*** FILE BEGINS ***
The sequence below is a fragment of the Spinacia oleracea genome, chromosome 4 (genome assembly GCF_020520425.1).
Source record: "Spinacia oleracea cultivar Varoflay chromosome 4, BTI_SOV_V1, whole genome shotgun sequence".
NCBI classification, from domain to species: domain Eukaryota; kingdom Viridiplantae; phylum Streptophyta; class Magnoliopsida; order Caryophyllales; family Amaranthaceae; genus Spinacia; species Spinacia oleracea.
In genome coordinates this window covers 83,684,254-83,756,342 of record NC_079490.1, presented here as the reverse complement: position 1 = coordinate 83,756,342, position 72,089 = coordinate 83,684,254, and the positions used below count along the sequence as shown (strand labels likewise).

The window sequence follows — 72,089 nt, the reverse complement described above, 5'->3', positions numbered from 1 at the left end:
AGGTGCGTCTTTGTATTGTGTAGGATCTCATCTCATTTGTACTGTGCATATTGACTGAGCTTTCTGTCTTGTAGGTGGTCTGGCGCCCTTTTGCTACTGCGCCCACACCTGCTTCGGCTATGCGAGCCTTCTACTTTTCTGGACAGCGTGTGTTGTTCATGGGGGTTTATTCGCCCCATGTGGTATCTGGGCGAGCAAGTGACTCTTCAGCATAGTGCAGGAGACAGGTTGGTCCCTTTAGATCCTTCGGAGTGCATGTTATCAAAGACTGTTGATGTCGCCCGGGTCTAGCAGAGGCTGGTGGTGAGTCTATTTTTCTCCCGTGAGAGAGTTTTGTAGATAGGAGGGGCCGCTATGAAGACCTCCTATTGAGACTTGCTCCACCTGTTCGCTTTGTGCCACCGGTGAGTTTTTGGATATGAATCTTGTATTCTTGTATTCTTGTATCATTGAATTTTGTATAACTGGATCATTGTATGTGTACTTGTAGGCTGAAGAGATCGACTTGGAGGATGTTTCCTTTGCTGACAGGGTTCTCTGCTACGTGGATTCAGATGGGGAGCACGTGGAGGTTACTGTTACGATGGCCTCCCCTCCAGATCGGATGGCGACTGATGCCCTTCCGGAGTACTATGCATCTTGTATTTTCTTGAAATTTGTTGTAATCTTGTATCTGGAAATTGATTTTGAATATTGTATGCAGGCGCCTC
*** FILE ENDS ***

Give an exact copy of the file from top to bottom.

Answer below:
The sequence below is a fragment of the Spinacia oleracea genome, chromosome 4 (genome assembly GCF_020520425.1).
Source record: "Spinacia oleracea cultivar Varoflay chromosome 4, BTI_SOV_V1, whole genome shotgun sequence".
NCBI classification, from domain to species: domain Eukaryota; kingdom Viridiplantae; phylum Streptophyta; class Magnoliopsida; order Caryophyllales; family Amaranthaceae; genus Spinacia; species Spinacia oleracea.
In genome coordinates this window covers 83,684,254-83,756,342 of record NC_079490.1, presented here as the reverse complement: position 1 = coordinate 83,756,342, position 72,089 = coordinate 83,684,254, and the positions used below count along the sequence as shown (strand labels likewise).

The window sequence follows — 72,089 nt, the reverse complement described above, 5'->3', positions numbered from 1 at the left end:
AGGTGCGTCTTTGTATTGTGTAGGATCTCATCTCATTTGTACTGTGCATATTGACTGAGCTTTCTGTCTTGTAGGTGGTCTGGCGCCCTTTTGCTACTGCGCCCACACCTGCTTCGGCTATGCGAGCCTTCTACTTTTCTGGACAGCGTGTGTTGTTCATGGGGGTTTATTCGCCCCATGTGGTATCTGGGCGAGCAAGTGACTCTTCAGCATAGTGCAGGAGACAGGTTGGTCCCTTTAGATCCTTCGGAGTGCATGTTATCAAAGACTGTTGATGTCGCCCGGGTCTAGCAGAGGCTGGTGGTGAGTCTATTTTTCTCCCGTGAGAGAGTTTTGTAGATAGGAGGGGCCGCTATGAAGACCTCCTATTGAGACTTGCTCCACCTGTTCGCTTTGTGCCACCGGTGAGTTTTTGGATATGAATCTTGTATTCTTGTATTCTTGTATCATTGAATTTTGTATAACTGGATCATTGTATGTGTACTTGTAGGCTGAAGAGATCGACTTGGAGGATGTTTCCTTTGCTGACAGGGTTCTCTGCTACGTGGATTCAGATGGGGAGCACGTGGAGGTTACTGTTACGATGGCCTCCCCTCCAGATCGGATGGCGACTGATGCCCTTCCGGAGTACTATGCATCTTGTATTTTCTTGAAATTTGTTGTAATCTTGTATCTGGAAATTGATTTTGAATATTGTATGCAGGCGCCTC